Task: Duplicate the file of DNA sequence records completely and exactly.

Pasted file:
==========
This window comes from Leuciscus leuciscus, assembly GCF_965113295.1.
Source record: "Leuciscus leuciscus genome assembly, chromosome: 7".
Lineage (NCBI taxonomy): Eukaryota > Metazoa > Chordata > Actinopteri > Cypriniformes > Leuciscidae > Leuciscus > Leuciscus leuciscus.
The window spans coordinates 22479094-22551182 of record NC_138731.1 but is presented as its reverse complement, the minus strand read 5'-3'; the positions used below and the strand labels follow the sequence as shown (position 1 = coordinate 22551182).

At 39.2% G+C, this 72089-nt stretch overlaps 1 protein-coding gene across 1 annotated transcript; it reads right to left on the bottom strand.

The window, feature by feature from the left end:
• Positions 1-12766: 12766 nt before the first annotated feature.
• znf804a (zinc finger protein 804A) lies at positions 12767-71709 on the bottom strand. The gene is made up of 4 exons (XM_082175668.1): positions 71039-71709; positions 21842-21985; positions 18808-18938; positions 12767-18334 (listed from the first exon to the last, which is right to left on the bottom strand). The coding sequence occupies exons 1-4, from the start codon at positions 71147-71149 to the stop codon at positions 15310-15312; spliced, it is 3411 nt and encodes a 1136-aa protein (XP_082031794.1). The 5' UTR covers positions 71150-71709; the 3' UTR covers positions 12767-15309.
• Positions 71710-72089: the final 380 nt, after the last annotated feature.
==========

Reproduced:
This window comes from Leuciscus leuciscus, assembly GCF_965113295.1.
Source record: "Leuciscus leuciscus genome assembly, chromosome: 7".
Lineage (NCBI taxonomy): Eukaryota > Metazoa > Chordata > Actinopteri > Cypriniformes > Leuciscidae > Leuciscus > Leuciscus leuciscus.
The window spans coordinates 22479094-22551182 of record NC_138731.1 but is presented as its reverse complement, the minus strand read 5'-3'; the positions used below and the strand labels follow the sequence as shown (position 1 = coordinate 22551182).

At 39.2% G+C, this 72089-nt stretch overlaps 1 protein-coding gene across 1 annotated transcript; it reads right to left on the bottom strand.

The window, feature by feature from the left end:
• Positions 1-12766: 12766 nt before the first annotated feature.
• znf804a (zinc finger protein 804A) lies at positions 12767-71709 on the bottom strand. The gene is made up of 4 exons (XM_082175668.1): positions 71039-71709; positions 21842-21985; positions 18808-18938; positions 12767-18334 (listed from the first exon to the last, which is right to left on the bottom strand). The coding sequence occupies exons 1-4, from the start codon at positions 71147-71149 to the stop codon at positions 15310-15312; spliced, it is 3411 nt and encodes a 1136-aa protein (XP_082031794.1). The 5' UTR covers positions 71150-71709; the 3' UTR covers positions 12767-15309.
• Positions 71710-72089: the final 380 nt, after the last annotated feature.